New York attorney general seeks court order against Queens private prison over COVID-19 protocols

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New York Attorney General Letitia James took legal action in an ongoing civil investigation into potentially inadequate COVID-19 protocols taken at the city’s only private for-profit jails in Springfield Gardens.

James filed court documents on Tuesday, Dec. 15 saying that GEO Group, Inc., the private detention management company that operates the 222-bed facility near JFK International Airport, had failed to produce documents she had subpoenaed to comply with an ongoing investigation.

The attorney general’s office launched a probe into allegations at the Queens Detention Center that raised red flags last spring through public reporting, complaints, and court affidavits regarding failures to put sufficient COVID-19 protections in place for the detainees and staff at the center.

During the investigation, the attorney general’s office learned of complaints that GEO failed to separate symptomatic detainees or provide enough protection wear or medical care at the dormitory-style Queens Detention Center, raising concerns that coronavirus safety procedures were insufficient to prevent or detect infections.

“Far too often, for-profit detention facilities, like GEO, prioritize their bottom line, and not transparency, accountability, or the wellbeing on incarcerated individuals,” James said. “GEO has a clear responsibility to the staff and detained individuals at the Queens Detention Facility to promote a safe environment that follows the COVID-19 city, state, and federal guidelines and laws. Our facilities, both public and private, must have proper protocols and procedures in place, and I will continue to launch legal actions to compel GEO to comply with our office’s lawful subpoenas so that we can get the answers we need to uncover the truth.”

The Queens Detention Facility is located in a nondescript former warehouse in an industrial park at 182-22 150th Ave. It is currently used by the U.S. Marshals Service and used to operate as an ICE detention center until its contract expired in 2005. GEO Group said all of its inmates have access to healthcare and they follow guidance issued by the Centers for Disease Control and the World Health Organization.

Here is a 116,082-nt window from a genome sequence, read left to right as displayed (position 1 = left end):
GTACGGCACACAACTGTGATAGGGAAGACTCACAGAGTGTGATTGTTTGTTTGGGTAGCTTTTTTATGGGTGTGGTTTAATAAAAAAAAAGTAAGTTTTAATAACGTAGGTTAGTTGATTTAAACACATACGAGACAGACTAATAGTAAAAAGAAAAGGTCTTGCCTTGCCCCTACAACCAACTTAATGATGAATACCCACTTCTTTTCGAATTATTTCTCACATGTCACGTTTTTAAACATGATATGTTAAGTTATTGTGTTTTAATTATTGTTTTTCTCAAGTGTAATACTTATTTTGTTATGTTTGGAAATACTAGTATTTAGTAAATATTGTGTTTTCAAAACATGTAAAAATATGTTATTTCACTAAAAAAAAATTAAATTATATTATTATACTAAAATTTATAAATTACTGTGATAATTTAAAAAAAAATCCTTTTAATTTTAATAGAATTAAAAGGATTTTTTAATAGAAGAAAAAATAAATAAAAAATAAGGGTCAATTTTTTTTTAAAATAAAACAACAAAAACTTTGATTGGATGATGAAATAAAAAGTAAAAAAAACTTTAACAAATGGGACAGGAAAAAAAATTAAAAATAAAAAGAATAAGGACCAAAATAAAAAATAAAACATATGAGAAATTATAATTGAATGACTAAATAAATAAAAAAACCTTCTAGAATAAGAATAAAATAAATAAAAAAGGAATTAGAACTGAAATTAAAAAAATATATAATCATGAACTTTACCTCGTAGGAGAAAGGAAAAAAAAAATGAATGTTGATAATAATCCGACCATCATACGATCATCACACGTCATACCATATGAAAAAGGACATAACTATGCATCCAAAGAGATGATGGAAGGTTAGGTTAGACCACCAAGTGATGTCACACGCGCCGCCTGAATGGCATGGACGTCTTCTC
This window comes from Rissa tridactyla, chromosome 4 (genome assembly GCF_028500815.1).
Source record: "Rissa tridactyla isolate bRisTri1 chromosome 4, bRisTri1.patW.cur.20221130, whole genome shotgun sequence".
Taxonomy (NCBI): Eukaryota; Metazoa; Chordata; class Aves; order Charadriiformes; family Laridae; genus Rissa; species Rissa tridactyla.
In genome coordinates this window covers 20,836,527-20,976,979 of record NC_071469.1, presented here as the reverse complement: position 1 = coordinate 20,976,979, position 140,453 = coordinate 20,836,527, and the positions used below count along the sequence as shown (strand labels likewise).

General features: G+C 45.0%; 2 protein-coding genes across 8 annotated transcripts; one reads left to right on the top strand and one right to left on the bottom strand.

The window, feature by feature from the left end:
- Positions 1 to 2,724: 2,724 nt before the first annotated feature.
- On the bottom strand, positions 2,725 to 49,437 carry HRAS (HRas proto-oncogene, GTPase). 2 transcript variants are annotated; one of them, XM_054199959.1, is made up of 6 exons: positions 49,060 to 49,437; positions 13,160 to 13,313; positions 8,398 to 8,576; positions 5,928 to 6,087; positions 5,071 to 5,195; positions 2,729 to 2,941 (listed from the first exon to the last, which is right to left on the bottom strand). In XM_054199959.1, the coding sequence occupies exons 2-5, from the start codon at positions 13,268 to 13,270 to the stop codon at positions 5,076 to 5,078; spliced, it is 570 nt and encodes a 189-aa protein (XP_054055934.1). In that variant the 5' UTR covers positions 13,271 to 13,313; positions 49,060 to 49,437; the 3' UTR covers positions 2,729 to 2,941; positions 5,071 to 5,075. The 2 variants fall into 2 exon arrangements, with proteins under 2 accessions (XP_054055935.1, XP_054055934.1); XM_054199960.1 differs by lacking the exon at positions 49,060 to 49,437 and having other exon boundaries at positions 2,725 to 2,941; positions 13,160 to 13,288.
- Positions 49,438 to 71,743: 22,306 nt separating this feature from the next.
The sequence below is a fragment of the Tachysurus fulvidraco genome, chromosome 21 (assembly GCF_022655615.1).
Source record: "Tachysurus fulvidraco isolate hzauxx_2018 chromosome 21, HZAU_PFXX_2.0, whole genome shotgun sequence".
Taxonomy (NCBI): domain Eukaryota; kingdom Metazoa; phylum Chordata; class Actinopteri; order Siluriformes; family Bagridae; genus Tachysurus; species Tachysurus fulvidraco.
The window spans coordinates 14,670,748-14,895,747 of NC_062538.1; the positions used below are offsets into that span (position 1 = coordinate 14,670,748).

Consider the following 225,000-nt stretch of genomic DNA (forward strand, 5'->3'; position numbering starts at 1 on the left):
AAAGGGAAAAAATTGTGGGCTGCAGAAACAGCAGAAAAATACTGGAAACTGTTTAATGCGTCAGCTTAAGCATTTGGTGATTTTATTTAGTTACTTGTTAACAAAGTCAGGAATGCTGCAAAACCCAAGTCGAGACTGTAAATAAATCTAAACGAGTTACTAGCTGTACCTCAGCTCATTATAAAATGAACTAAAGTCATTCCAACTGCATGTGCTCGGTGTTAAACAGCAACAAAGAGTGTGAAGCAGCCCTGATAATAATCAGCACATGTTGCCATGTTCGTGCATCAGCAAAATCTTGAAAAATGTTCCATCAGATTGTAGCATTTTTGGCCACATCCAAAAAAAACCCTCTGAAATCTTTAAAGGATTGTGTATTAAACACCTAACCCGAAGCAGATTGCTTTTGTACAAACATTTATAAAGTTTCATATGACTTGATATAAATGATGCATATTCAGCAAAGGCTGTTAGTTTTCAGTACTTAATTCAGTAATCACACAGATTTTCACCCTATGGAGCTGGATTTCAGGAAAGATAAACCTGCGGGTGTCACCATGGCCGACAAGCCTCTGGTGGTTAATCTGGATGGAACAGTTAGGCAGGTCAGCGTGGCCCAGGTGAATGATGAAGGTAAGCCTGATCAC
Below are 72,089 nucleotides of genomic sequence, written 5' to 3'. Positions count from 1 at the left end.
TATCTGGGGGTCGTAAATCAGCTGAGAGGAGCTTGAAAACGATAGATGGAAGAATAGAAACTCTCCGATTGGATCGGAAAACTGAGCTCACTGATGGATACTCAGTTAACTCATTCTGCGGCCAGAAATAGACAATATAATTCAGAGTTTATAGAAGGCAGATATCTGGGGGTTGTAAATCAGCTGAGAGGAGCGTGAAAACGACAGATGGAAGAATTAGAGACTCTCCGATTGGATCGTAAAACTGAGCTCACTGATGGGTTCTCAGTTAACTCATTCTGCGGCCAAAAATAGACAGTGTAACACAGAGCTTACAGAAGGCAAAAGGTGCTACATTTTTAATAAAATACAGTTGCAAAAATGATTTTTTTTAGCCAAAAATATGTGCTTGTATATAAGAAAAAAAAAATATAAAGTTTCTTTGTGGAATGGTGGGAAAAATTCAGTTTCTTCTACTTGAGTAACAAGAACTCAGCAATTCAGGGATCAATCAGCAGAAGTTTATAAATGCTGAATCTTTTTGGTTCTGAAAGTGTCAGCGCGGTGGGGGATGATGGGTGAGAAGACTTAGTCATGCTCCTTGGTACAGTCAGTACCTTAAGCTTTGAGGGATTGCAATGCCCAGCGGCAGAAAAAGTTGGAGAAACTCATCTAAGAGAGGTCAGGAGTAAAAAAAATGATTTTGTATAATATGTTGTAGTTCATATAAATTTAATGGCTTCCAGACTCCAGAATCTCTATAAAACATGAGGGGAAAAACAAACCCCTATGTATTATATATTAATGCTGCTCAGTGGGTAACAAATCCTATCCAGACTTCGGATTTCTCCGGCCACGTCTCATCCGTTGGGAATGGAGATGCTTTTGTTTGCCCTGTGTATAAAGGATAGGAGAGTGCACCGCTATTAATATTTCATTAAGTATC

“We will continue to coordinate closely with our government partners and local health agencies to ensure the health and safety of all those in our care and our employees, GEO Group said in a statement.

According to the attorney general’s office, GEO has reported testing of only 13 detainees out of approximately 160 for COVID-19 since mid-April, which is another source of concern that an outbreak may go unchecked. By comparison, government-run jails in the city have tested thousands of individuals.

GEO has claimed that it is shielded from the subpoena as a federal contractor but the Attorney General’s office argues that it has broad powers to investigate illegality, including issuing subpoenas for information from GEO about its practices at the facility in order to protect detainees, prison staff, and New York state residents from a possible threat to health and safety.

The petition to compel, filed in New York Supreme Court, seeks an order compelling GEO’s compliance with the subpoenas. The attorney general’s office has reached no conclusions in the matter and the investigation remains ongoing.

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